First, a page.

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SHATTERED ASSUMPTIONS AND COPING STYLES AS PREDICTORS OF POST TRAUMATIC STRESS DISORDER FOLLOWING A TRAUMATIC EVENT
This study investigated Shattered Assumptions and Coping Styles as predictors of Post Traumatic Stress Disorder (PTSD) following a Traumatic Event. One hundred and twenty one (121) participants comprising 70 males and 51 females participated in the study. Participants were randomly selected Nkwagu military barracks, Abakaliki, Ebonyi State, and indigenes of Ezzilo Community, Ebonyi State. Their ages ranged between 23 to 71 years with a mean age of 39.68 years (SD = 10.94). Cross sectional design was adopted. Regression result indicated that Shattered assumption (β = .20, t = 2.15, p< .05) significantly predicted PTSD. Among the dimensions of shattered assumption, only controllability of event (β = -.51, t = -3.43, p< .001) significantly predicted PTSD among individuals who experienced trauma; but comprehensibility and predictability of people (CPP), trustworthiness and goodness of people (TGP), and safety and vulnerability (SV) were not significant predictors of PTSD. Coping style (β = .08, t = .69) did not significantly predict PTSD among individuals who experienced trauma. Among the dimensions of coping style only rational coping (β = .60, t = 2.40, p< .01), and detached coping (β = -.56, t = -3.84, p< .01) significantly predicted PTSD among individuals who experienced trauma; but emotional coping, and avoidance coping were not significant predictors of PTSD among individuals who experienced trauma. Implications of the study were stated, and suggestions made for further studies.
Background to the Study
Post-Traumatic Stress Disorder (PTSD) is a trauma and stress related disorder that may develop after exposure to an event or ordeal in which death, severe physical harm or violence occurred or was threatened (Lodrick, 2007. Traumatic events that may trigger PTSD include violent personal assaults, natural or unnatural disasters, accidents, or military combat (Brewin & Lennard, 1999).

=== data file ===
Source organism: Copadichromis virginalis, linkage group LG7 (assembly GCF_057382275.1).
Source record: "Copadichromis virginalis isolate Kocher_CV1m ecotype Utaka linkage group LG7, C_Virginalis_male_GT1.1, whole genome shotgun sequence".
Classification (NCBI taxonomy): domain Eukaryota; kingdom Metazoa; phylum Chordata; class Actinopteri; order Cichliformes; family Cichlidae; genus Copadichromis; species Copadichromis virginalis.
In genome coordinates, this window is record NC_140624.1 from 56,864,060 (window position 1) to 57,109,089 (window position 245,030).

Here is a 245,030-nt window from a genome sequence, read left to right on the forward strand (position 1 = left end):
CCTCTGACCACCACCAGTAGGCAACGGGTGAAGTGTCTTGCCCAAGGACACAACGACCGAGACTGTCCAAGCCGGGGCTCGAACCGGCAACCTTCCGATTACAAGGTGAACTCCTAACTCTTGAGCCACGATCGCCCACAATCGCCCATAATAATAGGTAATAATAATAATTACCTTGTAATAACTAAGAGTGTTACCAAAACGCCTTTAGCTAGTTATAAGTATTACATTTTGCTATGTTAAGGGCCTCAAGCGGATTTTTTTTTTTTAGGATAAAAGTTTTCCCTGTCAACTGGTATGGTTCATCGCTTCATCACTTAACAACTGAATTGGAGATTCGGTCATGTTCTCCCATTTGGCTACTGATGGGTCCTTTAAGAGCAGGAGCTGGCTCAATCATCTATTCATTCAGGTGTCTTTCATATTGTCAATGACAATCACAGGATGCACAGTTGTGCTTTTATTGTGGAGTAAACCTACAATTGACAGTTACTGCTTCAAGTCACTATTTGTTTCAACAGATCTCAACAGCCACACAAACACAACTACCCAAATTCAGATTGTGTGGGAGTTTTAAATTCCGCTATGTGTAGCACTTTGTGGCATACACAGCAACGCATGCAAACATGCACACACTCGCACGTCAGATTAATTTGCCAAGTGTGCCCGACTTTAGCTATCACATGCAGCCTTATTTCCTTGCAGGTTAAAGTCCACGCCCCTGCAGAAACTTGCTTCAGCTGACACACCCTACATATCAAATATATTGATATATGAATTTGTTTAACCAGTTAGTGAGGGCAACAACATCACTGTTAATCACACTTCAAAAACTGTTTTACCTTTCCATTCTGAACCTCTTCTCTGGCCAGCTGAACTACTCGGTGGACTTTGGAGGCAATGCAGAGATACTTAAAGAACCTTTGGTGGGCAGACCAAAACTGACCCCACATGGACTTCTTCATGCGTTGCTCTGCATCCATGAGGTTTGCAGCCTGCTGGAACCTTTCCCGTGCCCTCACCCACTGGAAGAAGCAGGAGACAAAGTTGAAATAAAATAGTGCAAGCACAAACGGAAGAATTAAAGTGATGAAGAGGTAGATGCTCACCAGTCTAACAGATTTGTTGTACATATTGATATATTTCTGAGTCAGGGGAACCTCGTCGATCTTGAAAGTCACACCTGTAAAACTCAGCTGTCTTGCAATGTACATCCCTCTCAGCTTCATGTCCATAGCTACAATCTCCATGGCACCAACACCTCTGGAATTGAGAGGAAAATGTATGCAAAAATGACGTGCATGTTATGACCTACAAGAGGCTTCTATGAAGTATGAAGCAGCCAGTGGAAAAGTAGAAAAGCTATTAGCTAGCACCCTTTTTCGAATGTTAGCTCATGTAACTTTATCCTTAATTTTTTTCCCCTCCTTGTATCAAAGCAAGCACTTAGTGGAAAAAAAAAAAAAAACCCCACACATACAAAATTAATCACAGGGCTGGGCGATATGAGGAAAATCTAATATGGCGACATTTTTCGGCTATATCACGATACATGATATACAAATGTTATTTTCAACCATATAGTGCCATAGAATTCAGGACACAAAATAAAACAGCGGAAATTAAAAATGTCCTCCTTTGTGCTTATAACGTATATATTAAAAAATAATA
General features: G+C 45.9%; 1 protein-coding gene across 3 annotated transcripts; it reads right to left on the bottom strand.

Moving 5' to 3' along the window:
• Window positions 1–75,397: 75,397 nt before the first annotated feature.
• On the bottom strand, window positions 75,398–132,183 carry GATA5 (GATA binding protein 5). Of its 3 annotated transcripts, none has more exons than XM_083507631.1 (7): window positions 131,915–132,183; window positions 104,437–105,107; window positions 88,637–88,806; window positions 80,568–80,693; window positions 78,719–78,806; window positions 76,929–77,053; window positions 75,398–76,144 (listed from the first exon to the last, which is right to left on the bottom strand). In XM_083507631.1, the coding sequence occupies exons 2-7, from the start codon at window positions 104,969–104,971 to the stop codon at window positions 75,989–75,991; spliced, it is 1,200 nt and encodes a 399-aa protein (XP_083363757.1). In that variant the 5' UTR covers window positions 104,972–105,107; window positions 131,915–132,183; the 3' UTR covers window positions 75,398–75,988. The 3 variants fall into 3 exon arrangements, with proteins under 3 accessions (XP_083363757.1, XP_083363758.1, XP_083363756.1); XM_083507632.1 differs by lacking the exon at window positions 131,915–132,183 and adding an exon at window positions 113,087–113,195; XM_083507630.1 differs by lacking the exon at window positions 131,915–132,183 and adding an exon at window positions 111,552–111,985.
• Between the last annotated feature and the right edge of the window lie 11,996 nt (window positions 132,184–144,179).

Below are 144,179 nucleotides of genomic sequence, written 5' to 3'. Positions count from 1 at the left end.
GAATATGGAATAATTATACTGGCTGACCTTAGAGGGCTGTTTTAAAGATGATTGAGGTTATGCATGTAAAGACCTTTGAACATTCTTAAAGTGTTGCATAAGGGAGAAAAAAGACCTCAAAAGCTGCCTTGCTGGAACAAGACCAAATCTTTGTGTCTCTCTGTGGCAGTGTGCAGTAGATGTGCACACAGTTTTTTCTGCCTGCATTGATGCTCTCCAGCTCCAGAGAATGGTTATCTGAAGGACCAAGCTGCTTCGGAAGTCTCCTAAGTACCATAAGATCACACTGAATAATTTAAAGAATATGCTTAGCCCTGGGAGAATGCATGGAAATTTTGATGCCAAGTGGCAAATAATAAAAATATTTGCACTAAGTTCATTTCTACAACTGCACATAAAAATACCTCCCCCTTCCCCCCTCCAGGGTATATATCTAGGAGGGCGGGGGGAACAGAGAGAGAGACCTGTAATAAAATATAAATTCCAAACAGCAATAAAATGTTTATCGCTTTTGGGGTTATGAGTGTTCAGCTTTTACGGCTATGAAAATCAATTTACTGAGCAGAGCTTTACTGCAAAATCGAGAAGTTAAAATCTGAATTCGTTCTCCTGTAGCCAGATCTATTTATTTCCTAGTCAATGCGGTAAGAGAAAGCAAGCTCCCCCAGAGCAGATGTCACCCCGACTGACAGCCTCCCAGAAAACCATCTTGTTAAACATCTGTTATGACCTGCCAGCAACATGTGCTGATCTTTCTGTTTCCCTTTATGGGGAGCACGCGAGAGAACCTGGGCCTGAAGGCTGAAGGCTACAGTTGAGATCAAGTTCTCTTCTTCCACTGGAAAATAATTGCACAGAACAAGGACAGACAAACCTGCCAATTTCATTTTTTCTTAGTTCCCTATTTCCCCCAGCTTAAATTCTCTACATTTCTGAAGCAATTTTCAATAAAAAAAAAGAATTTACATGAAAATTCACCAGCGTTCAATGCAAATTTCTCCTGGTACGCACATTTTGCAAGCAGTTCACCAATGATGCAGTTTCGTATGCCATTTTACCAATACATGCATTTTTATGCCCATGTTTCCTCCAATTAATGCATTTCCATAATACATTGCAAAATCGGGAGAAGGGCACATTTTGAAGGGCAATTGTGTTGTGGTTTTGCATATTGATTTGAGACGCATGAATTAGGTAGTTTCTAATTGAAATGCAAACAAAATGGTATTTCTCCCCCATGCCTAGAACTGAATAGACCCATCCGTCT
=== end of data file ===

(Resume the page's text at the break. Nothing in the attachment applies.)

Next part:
The Diagnostic and Statistical Manual of Mental Disorders (DSM-IV: APA, 2000) outlines PTSD as the development of characteristic symptoms of distress or impairment that are present for over one month after exposure to a traumatic event. Banyard (1999) described its cyclical nature, outlining three main clusters of symptoms: re-experiencing phenomena, avoidance/numbing and increased arousal. In the immediate aftermath of a traumatic event, many individuals experience physiological reactivity in response to reminders of the traumatic event that typically lessens over time(Foa, 1992). However, an overreliance on avoidant coping strategies may interfere with the natural recovery process, particularly for those who are highly reactive to trauma reminders (Riggs,1992).
In the weeks following a traumatic event, most individuals experience at least some symptoms characteristic of posttraumatic stress disorder (PTSD). Many, but not all, trauma survivors experience a profound reduction or complete remittance of these symptoms over the course of the first several months (Rothbaum, Foa, Riggs, Murdock, & Walsh, 1992). Identifying the subset of traumatized individuals who do not recover but instead maintain PTSD symptoms over time is a critical research question. Physiological reactivity and coping style are two potential risk factors with promising empirical support. For example, increased heart rate measured shortly after a traumatic event is associated with increased risk for PTSD (Yehuda, McFarlane, & Shalev, 1998). Further, increased heart rate reactivity to trauma reminders is associated with greater maintenance of PTSD symptoms over time (Blanchard, 1996).
Post traumatic stress disorder occurs in approximately eight percent of the general population in African-Nigeria and seven percent in Europe, with higher rates in women than in men (de Vries & Olff, 2009; Glynn, Marshall, Schell, & Shetty, 2006; Kessler, Chiu, Demler, & Walters, 2005; Kessler & Üstün, 2008 for international prevalence estimates). PTSD results in significant social and economic burden and puts individuals at increased risk for physical and mental health difficulties including depression and suicide (e.g., Hidalgo & Davidson, 2000).
Although epidemiological investigations indicate that as many as 74% of women and 81% of men will experience a stressful event that qualifies as a traumatic stressor according to the APA diagnostic criteria (Kessler et al., 2005; Stein, Walker, & Hazen, 1997), only a relative minority of trauma-exposed individuals goes on to develop PTSD (Kessler, Sonnega, Bromet, Hughes, & Nelson, 1995; McNally, Bryant & Ehlers, 2003). This suggests that individual differences present before, during, or after trauma may be important in understanding why some individuals go on to develop PTSD while others recover naturally. Researchers evaluating risk factors for psychopathology propose that examination of vulnerability diathesis factors is especially critical (e.g., Ingram & Price, 200).